I thought this was an interesting account of historical fiction told in the perspective of March and then Marmee.  Although some liberties might have been taken to embellish the story I though it was worth the read.


How I acquired this book: Used book sale at the Walnut Creek Library

Shelf life:  Approximately one year

The Headmistress

The Headmistress - Angela Thirkell

The first book I've read by this Angela Thirkell, I found at first it difficult to grasp with all the characters introduced in the first chapter. After sticking with it I found her storytelling to be charming. The cast of characters is truly what makes this book a gem.


Taking place in the fictional village of Barsetshire, England they are in midst of World War II. The central family are the Beltons and their three children who lease out their estate due to financial difficulties to Miss Sparling, the Headmistress of the Hosiers Girl's School. the Beltons then taking up residence elsewhere in town. They, the headmistress, along with the other townsfolk commiserate over war rations and other simple trivialities that result in a pleasant read.

The Reading Promise

The Reading Promise: My Father and the Books We Shared - Alice Ozma, Jim Brozina

This was a heartwarming memoir about Alice and her dad and the promise he makes to her to read out loud to her everyday. The promise begins while Alice is in the 4th grade and at first was a goal set for 100 days. Once they break that streak they continue on until she goes away to college. Sometimes challenging they manage to get in a few moments of reading each day even when their schedules are full.


What I loved about this book - her father is a librarian which means he's already sort of a superhero. Also the mention of ALL the books they've read and how occasionally they touch on what she is going through at the moment.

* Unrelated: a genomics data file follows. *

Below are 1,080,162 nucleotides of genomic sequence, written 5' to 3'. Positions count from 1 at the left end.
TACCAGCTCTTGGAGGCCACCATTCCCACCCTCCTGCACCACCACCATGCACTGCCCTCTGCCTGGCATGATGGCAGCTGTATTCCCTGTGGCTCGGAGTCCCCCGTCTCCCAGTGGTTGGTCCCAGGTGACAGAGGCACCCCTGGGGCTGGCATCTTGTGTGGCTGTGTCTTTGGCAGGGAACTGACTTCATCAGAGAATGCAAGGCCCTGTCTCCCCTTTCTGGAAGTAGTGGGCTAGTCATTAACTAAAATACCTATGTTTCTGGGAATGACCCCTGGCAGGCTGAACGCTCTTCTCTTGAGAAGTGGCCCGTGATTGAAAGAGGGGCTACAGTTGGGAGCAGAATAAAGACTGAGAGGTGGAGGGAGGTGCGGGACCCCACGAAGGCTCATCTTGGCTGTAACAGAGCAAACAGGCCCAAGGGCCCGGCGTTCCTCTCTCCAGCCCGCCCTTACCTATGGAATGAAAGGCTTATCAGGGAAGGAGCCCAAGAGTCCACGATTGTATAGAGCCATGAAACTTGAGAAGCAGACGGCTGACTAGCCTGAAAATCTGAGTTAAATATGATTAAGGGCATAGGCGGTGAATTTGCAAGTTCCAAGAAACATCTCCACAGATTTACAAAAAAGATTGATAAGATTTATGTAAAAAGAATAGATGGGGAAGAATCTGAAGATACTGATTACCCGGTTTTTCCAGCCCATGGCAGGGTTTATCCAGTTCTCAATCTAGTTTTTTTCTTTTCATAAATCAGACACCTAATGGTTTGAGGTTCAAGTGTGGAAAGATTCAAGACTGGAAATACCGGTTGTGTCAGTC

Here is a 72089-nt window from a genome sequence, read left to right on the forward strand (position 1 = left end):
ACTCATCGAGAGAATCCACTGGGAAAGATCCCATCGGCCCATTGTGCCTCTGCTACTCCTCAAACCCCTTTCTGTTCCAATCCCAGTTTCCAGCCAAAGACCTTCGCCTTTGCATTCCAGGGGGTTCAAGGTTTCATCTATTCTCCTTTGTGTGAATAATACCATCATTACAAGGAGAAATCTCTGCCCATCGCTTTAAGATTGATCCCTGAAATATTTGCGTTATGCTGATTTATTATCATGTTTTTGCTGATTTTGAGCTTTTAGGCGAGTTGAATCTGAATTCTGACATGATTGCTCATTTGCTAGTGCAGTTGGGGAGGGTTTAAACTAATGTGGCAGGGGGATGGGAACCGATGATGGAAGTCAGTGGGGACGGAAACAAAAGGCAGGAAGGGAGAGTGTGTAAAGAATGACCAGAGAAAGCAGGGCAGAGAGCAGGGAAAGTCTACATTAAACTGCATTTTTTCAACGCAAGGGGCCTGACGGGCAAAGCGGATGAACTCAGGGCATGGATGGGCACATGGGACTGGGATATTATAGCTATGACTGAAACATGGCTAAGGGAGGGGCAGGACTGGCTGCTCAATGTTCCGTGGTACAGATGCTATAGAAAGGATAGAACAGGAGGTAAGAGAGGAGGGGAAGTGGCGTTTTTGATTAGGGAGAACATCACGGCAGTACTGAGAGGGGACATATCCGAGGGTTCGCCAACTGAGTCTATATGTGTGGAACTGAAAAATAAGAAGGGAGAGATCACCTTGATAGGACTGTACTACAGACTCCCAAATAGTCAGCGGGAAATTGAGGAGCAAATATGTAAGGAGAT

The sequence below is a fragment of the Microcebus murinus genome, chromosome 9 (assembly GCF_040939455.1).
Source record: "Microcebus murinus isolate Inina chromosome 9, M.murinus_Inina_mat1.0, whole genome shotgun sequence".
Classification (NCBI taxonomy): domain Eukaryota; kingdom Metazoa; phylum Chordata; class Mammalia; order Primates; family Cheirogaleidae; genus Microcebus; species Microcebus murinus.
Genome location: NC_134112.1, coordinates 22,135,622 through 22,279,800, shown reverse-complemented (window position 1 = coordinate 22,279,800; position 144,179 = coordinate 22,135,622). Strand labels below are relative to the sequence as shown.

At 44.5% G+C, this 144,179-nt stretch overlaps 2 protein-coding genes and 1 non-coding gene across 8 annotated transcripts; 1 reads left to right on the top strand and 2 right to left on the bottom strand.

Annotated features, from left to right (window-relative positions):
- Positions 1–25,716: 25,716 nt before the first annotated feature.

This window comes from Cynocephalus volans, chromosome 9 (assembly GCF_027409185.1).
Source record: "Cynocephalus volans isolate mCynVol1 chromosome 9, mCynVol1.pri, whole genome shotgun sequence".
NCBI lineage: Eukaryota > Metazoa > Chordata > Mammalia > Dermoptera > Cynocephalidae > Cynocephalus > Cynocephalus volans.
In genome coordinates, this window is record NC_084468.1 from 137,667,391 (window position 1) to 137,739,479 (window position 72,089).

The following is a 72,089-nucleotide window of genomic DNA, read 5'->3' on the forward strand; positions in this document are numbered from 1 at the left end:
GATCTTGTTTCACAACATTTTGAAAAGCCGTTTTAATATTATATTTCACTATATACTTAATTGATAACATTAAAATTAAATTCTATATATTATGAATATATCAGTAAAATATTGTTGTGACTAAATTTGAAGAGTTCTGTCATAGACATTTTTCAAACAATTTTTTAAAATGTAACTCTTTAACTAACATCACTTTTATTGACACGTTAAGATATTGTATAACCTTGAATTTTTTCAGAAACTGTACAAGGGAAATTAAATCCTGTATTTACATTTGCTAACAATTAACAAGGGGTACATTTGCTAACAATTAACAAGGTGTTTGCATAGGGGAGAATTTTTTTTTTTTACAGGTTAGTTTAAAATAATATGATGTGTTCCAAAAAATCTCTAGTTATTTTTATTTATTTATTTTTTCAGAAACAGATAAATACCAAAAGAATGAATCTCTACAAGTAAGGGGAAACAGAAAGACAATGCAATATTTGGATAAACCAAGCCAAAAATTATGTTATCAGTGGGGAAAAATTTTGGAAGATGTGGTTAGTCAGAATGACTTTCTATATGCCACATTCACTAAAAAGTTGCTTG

What I wished for the book - that the books Alice and her dad read were discussed. I get this was a book about reading and not a book about books but that's what I'd have preferred.


This was an easy read and a sweet story about a father/daughter relationship.

Still Alice

Still Alice - Lisa Genova

This book was our latest selection for my book club and I think it was one that was mutually enjoyed and one that we found quite interesting.


Set in Cambridge, Massachusetts it is the story of Alice Howland who is a highly intelligent and esteemed Harvard professor in the field of linguistics.  Just turning 50 she is diagnosed with early Alzheimer's disease.  Written in the first person we witness first hand how frustrating and frightening daily life could be having this disease. 


The author brilliantly takes us through the tests Alice must perform at her appointments and the decisions she struggles with in telling her family and colleagues. Each of her three grown children react differently. When they realize they have the choice of being tested themselves to find out if they carry the gene, they consider whether they want to know if they too will face the same fate as their mother.  Her husband, a cancer researcher, copes with his wife's news in his own way.


I found this book to be both heartbreaking and fascinating.  Never reading anything that touched significantly on the subject of Alzheimer's I appreciated gaining both knowledge and a bit of insight of this disease.

The Way Life Should Be

The Way Life Should Be - Christina Baker Kline

I received this book from the publisher via as an Early Reviewer.  I was very interested to read this as I loved Orphan Train also by Christina Baker Kline.


Angela Russo was raised by her dad and Italian nonna in New Jersey and remain close to them. Now single gal in her early thirties living in New York and an event planner for a museum.  She seems to have it all but love and a soul mate.  Taking a chance she gives online dating a try, she sets her sights on a man from Maine and immediately convinces herself this is "the guy".   They meet halfway for a first date which sets Angela off on an all consuming pursuit of love. Losing focus on the job, her current responsibilities literally end in flames.